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Blackhawks Star Bryan Bickell, Wife Amanda to Host Pit Bull Health Clinic

By Wendell Hutson | August 1, 2014 5:32am | Updated on August 1, 2014 8:09am
 Bryan and Amanda Bickell with their 9-year-old Staffordshire Terrier.
Bryan and Amanda Bickell with their 9-year-old Staffordshire Terrier.
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Bryan & Amanda Bickell Foundation

ENGLEWOOD —The Bryan & Amanda Bickell Foundation started by Chicago Blackhawks star Bryan Bickell and his wife Amanda will host its first Pit Bull Health Clinic Friday.

The free, 10 a.m. clinic will be at the Marquette Park field house, 6700 S. Kedzie Ave. Dogs will receive free vaccines, micro-chips, vouchers to have them spay or neutered, leashes, collars, and training information. Pit bull owners will need to show proof of residency in the 60629 or 60636 ZIP codes.

The Bickells said they would be present at the clinic starting at 2 p.m.

"We picked these two ZIP codes because data showed that is where shelters are receiving the most pit bulls," said Amanda Bickell.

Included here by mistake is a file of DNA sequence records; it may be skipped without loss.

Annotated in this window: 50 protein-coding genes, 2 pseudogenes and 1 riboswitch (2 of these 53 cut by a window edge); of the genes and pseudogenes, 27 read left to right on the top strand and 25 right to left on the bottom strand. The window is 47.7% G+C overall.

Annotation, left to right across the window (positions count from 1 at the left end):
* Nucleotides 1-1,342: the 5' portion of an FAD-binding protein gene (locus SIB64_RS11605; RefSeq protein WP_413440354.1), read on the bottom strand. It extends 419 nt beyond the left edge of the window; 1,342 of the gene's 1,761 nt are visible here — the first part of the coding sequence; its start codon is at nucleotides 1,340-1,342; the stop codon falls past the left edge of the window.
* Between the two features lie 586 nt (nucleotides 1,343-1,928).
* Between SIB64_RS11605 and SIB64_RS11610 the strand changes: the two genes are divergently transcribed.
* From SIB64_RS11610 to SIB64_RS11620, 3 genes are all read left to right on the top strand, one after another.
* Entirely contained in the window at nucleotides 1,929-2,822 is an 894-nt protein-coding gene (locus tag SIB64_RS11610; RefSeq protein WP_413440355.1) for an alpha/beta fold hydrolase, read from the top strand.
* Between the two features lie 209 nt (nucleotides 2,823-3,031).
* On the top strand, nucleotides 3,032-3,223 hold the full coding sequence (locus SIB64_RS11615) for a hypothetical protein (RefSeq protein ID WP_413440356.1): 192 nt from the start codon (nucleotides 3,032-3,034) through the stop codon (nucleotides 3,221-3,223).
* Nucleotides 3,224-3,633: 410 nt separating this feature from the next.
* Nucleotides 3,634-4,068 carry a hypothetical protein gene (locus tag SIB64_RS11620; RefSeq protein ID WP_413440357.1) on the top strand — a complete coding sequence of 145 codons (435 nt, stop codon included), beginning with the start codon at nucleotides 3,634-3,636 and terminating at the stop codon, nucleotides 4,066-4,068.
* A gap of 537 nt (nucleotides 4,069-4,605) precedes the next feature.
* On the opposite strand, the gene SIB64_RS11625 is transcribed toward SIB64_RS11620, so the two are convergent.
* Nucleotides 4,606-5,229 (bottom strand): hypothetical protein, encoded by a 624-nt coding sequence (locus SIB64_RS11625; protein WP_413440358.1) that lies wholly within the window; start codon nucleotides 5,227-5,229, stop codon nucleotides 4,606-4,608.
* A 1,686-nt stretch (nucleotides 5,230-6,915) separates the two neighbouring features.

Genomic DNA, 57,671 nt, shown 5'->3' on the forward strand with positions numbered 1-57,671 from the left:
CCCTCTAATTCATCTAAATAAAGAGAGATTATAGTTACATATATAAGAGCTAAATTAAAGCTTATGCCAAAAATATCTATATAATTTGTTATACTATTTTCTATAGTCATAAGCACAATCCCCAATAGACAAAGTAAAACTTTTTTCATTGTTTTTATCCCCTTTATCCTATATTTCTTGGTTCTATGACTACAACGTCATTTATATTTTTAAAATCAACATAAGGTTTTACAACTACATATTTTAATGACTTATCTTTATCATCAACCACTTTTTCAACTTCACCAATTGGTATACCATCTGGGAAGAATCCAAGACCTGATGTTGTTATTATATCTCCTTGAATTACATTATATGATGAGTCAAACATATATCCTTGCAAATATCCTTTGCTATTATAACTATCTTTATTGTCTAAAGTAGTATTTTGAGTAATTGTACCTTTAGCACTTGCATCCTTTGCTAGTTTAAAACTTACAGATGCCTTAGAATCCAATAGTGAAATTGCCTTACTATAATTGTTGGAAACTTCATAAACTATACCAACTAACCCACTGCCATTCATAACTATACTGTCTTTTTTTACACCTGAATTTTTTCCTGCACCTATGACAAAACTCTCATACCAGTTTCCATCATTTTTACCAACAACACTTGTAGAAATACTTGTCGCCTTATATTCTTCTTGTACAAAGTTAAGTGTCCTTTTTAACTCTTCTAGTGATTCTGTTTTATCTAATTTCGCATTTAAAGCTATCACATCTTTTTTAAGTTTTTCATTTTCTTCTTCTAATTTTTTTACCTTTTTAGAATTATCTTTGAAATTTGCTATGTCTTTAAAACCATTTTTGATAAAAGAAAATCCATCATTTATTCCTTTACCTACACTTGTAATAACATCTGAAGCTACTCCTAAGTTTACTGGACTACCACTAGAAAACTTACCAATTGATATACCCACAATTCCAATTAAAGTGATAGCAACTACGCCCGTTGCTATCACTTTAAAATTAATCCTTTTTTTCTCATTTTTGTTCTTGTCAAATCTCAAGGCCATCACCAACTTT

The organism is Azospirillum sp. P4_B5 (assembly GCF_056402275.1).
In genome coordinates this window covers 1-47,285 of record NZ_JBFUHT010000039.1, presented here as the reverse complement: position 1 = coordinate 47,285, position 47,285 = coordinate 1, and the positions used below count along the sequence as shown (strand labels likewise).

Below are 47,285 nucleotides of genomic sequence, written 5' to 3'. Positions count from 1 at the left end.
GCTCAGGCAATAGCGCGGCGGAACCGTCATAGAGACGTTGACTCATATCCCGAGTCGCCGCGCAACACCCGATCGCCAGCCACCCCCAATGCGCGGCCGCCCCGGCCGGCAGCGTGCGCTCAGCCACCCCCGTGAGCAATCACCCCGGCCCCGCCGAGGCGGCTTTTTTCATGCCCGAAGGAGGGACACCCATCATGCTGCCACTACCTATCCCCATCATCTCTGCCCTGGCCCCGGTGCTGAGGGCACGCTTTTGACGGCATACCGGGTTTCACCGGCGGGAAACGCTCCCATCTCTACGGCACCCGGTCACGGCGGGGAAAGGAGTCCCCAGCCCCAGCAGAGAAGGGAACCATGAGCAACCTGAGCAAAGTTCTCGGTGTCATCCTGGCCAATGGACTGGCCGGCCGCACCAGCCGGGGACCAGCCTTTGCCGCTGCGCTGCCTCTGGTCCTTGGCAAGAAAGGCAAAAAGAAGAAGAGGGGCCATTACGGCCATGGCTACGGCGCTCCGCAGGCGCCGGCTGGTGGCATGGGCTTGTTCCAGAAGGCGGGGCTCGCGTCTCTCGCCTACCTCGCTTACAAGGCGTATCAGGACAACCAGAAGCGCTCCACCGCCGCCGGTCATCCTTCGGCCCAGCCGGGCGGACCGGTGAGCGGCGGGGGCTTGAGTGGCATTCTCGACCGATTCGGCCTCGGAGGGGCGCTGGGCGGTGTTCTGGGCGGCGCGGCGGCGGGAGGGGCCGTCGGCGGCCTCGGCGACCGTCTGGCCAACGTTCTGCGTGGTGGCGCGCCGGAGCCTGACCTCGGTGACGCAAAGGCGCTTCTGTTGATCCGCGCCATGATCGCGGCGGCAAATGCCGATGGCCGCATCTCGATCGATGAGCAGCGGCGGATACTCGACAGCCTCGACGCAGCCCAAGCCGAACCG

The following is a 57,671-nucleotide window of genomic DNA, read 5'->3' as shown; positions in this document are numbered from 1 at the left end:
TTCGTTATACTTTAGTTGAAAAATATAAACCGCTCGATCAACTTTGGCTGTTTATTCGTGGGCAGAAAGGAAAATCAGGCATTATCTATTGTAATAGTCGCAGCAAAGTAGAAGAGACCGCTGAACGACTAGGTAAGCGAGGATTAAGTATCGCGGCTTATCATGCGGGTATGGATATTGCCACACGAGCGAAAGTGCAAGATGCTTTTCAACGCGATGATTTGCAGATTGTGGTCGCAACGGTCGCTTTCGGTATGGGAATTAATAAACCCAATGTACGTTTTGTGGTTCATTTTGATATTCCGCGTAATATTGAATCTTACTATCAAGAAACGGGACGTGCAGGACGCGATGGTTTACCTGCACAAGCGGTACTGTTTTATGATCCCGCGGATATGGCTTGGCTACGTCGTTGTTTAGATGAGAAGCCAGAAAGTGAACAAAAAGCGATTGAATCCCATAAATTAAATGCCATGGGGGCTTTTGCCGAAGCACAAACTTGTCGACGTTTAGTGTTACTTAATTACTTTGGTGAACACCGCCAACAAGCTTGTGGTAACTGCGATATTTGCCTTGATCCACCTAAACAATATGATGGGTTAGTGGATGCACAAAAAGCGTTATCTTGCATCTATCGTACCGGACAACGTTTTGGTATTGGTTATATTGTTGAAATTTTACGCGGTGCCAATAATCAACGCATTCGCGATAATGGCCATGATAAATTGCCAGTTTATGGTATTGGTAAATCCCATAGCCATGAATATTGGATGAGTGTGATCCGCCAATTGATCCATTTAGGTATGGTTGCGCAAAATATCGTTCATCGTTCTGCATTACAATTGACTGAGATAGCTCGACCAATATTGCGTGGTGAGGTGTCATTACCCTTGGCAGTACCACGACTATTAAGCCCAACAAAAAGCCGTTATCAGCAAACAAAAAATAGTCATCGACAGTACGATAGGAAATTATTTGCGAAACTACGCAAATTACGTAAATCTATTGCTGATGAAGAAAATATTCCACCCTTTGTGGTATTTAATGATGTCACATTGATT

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According to the Chicago Animal & Control Center, 57 percent of pit bulls it received were euthanized from 2012 to 2013. Many of those pit bulls came from the 60629 ZIP code, which includes Marquette Park, and where the shelter received 412 pit bulls in 2012 and 598 the following year.

In the 60636 ZIP code, which includes Englewood, pit bulls are often used for dog fighting, said Chicago Police Sgt. Mark George, who heads up the Animal Crimes Unit. Englewood also had a 50 percent increase in impounded pit bulls from 2012 to 2013.

"Englewood is a hub for dogfighting," George said.

The Bickells, who reside in Roscoe Village, said statistics like these support the need for more dog clinics.

"Ideally, we would like to have multiple clinics throughout the year to reach pit bull owners in other parts of the city," she said.

The couple noted that the dogs aren't ferocious by nature.

"Pit bulls are not born as aggressive animals," Bryan Bickell said. "Aggressiveness is learned behavior dogs are taught."

The couple knows the dogs well. Nine years ago they adopted Bailey, a Staffordshire Terrier puppy, from their hometown of Ontario, Canada. They also have an 8-year-old mixed-breed dog named Tucker.

Bailey "was at a shelter when we first laid eyes on her and fell in love," Bryan Bickell said.

In April, the foundation assisted a Jefferson Park woman find a no-kill shelter for an 18-month-old pit bull and boxer mix the woman found tied to a light pole in Englewood.

The couple has no qualms about keeping the dogs even while they are expecting their first child next month.

"We are expecting a little girl in the next couple of weeks," Bryan said. "The season will take care of itself but I hope we end it better than we did last season."

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